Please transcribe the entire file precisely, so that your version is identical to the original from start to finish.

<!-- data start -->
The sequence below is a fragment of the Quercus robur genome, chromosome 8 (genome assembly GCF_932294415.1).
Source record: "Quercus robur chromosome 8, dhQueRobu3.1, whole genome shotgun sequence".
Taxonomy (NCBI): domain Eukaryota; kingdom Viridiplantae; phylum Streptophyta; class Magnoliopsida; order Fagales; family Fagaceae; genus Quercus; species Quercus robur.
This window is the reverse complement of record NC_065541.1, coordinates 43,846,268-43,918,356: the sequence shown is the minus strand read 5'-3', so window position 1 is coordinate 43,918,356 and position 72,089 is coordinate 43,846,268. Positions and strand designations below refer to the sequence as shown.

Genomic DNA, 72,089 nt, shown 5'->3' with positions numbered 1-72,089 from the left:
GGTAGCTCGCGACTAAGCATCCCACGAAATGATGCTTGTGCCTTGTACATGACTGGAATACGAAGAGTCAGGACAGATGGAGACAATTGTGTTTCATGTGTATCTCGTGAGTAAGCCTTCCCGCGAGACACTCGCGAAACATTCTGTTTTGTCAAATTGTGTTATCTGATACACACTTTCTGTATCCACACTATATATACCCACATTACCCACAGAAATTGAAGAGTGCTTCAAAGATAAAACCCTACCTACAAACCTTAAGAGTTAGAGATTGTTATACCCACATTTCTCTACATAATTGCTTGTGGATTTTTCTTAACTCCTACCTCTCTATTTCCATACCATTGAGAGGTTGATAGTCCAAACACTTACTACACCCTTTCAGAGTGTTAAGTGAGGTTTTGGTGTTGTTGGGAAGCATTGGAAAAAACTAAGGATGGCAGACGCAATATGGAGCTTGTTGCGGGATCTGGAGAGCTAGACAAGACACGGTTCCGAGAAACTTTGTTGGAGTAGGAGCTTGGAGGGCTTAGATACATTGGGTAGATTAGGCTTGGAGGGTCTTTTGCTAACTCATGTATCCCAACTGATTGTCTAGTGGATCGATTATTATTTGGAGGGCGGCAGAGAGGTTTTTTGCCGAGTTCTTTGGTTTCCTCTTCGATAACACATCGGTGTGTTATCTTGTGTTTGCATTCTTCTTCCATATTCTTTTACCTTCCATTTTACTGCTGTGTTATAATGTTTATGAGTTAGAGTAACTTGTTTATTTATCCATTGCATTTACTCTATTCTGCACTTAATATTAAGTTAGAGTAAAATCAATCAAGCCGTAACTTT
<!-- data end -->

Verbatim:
The sequence below is a fragment of the Quercus robur genome, chromosome 8 (genome assembly GCF_932294415.1).
Source record: "Quercus robur chromosome 8, dhQueRobu3.1, whole genome shotgun sequence".
Taxonomy (NCBI): domain Eukaryota; kingdom Viridiplantae; phylum Streptophyta; class Magnoliopsida; order Fagales; family Fagaceae; genus Quercus; species Quercus robur.
This window is the reverse complement of record NC_065541.1, coordinates 43,846,268-43,918,356: the sequence shown is the minus strand read 5'-3', so window position 1 is coordinate 43,918,356 and position 72,089 is coordinate 43,846,268. Positions and strand designations below refer to the sequence as shown.

Genomic DNA, 72,089 nt, shown 5'->3' with positions numbered 1-72,089 from the left:
GGTAGCTCGCGACTAAGCATCCCACGAAATGATGCTTGTGCCTTGTACATGACTGGAATACGAAGAGTCAGGACAGATGGAGACAATTGTGTTTCATGTGTATCTCGTGAGTAAGCCTTCCCGCGAGACACTCGCGAAACATTCTGTTTTGTCAAATTGTGTTATCTGATACACACTTTCTGTATCCACACTATATATACCCACATTACCCACAGAAATTGAAGAGTGCTTCAAAGATAAAACCCTACCTACAAACCTTAAGAGTTAGAGATTGTTATACCCACATTTCTCTACATAATTGCTTGTGGATTTTTCTTAACTCCTACCTCTCTATTTCCATACCATTGAGAGGTTGATAGTCCAAACACTTACTACACCCTTTCAGAGTGTTAAGTGAGGTTTTGGTGTTGTTGGGAAGCATTGGAAAAAACTAAGGATGGCAGACGCAATATGGAGCTTGTTGCGGGATCTGGAGAGCTAGACAAGACACGGTTCCGAGAAACTTTGTTGGAGTAGGAGCTTGGAGGGCTTAGATACATTGGGTAGATTAGGCTTGGAGGGTCTTTTGCTAACTCATGTATCCCAACTGATTGTCTAGTGGATCGATTATTATTTGGAGGGCGGCAGAGAGGTTTTTTGCCGAGTTCTTTGGTTTCCTCTTCGATAACACATCGGTGTGTTATCTTGTGTTTGCATTCTTCTTCCATATTCTTTTACCTTCCATTTTACTGCTGTGTTATAATGTTTATGAGTTAGAGTAACTTGTTTATTTATCCATTGCATTTACTCTATTCTGCACTTAATATTAAGTTAGAGTAAAATCAATCAAGCCGTAACTTT